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calendar10 May 2021

Author: Claire Wong

Step outside and boost your wellbeing this Mental Health Awareness Week

Step outside and boost your wellbeing this Mental Health Awareness Week

Have you ever seen a sunset so fiery and colourful that you had to stop what you were doing to watch it? Or gone for a walk in the park to clear your head after a stressful day? How did you feel after doing those things?

There’s an increasing amount of scientific evidence that getting outside, especially to green spaces with fresh air, is good for you both physically and mentally. Did you know that simply seeing the colour green has a calming effect on the human brain? And in recognition of the way the outdoors can boost your wellbeing, this Mental Health Awareness Week 2021 is focussing on nature.

For Christians, the Bible points to this same truth

Jesus encouraged his followers to look at the natural world when they felt worried, in Matthew 6:25-27.

‘Do not worry about your life, what you will eat or drink; or about your body, what you will wear. Is not life more than food, and the body more than clothes? Look at the birds of the air; they do not sow or reap or store away in barns, and yet your heavenly Father feeds them. Are you not much more valuable than they? Can any one of you by worrying add a single hour to your life?’

Now, I don’t know about you, but sometimes I find it hard to be told ‘don’t worry’. But here, there’s something really comforting in the fact that Jesus knows I worry about really practical things like household chores, and checking in on friends, and whether that cough is the sign of something serious, or just that I’ve forgotten to drink any water today! He knows what we’re like, as humans, and that we are going to be faced with uncertainty and anxiety around really mundane stuff. And then he points to the natural world — to the birds you see flying past the window. The birds tell us something about God, he says. He offers us a way to be mindful of God’s presence in the midst of our worries.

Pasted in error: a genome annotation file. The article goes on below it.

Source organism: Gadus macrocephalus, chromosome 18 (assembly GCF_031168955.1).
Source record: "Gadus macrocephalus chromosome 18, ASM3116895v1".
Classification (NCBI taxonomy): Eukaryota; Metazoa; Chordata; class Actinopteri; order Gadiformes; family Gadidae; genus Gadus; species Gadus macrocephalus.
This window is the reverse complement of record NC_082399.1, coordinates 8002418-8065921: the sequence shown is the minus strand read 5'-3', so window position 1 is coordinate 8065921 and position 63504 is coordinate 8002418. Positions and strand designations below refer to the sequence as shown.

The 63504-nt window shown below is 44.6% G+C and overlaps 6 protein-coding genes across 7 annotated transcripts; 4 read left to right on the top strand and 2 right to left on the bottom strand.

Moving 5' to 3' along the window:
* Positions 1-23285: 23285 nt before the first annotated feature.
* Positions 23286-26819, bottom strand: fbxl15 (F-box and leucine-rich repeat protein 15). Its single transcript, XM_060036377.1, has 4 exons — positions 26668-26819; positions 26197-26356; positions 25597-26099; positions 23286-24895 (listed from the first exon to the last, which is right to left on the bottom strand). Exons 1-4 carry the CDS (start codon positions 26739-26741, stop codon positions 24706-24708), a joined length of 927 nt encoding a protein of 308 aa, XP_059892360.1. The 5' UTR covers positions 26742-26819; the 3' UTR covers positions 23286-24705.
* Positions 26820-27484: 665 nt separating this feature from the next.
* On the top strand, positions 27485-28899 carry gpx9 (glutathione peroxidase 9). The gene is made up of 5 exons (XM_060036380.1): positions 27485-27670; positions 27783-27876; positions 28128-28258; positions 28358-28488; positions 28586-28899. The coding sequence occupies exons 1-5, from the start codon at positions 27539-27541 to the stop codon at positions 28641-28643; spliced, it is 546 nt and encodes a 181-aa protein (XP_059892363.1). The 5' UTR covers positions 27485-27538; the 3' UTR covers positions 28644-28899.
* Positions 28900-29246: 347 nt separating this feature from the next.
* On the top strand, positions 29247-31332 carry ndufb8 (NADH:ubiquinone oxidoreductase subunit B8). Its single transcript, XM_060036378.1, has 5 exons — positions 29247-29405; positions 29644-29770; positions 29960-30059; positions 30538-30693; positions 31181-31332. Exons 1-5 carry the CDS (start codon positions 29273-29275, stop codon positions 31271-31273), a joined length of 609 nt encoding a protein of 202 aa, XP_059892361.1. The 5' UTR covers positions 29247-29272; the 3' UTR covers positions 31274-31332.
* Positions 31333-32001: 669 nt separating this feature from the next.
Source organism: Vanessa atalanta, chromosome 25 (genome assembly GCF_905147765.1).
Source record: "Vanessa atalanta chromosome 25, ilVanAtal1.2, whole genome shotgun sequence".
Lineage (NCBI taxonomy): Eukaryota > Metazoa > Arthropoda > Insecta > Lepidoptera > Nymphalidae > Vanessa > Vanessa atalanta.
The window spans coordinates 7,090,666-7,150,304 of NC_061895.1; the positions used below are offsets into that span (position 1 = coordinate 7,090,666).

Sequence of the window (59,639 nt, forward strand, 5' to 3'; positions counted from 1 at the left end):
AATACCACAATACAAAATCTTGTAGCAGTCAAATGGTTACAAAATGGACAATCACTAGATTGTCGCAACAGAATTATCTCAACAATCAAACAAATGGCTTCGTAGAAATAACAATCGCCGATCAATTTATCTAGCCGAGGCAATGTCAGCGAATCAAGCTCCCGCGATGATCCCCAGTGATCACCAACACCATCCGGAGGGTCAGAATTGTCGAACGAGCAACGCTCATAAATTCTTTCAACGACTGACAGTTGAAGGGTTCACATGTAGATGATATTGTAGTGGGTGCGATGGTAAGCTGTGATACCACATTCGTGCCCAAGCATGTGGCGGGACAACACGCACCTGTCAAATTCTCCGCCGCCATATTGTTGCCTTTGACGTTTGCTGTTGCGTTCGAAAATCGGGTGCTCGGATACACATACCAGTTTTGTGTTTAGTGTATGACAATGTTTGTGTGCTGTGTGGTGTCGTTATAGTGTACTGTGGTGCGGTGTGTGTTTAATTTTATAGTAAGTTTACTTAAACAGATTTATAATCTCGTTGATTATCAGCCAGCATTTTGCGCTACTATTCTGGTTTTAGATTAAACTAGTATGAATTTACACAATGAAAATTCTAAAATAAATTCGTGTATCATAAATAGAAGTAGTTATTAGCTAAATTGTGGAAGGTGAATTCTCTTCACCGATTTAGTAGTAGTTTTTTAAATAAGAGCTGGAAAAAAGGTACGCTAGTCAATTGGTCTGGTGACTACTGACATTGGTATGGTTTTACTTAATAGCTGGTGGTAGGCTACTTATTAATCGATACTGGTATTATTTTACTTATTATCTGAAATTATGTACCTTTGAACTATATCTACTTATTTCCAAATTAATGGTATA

It was true 2,000 years ago, and it’s still true this Mental Health Awareness Week

So if you found your daily walk in lockdown helped you feel better, there’s a good reason for that. Whether it’s listening to birdsong, heading to the woods in search of bluebells or looking out across the sea — these things affect us. They calm us, remind us of beauty and of God’s creative genius. Psalm 91 tells us ‘the heavens declare the glory of God; the skies proclaim the work of his hands’. We can learn so much about God by simply paying attention to what he has created.

person walking in forest

And what’s great is that there’s room for us to engage with this in different ways. You might not be an intrepid, mountain-scaling adventurer, but you don’t need to be. The question is, what helps you?

It could be:

  1. Opening the window to tune in to the birdsong 
  2. Going for a lunchtime walk somewhere green each day and noticing how the scenery changes with the seasons
  3. Taking a day out to go a bit further afield and turn off your phone so you can refocus your mind on what’s important to you
  4. Growing some plants on your windowsill and letting that new life speak to you of hope
  5. Staying up late enough to stargaze and think about how unfathomably vast our universe is

So why not take some time to boost your wellbeing this Mental Health Awareness Week, and ask God to show you something new and inspiring through the world he’s created? Put on a pair of comfy shoes and soak up some mood-improving, stress-reducing green spaces!

For more inspiration from the natural world, check out this post from our Brand Communications Manager, Claire Cowles, on what gardening can teach us in times of upheaval.

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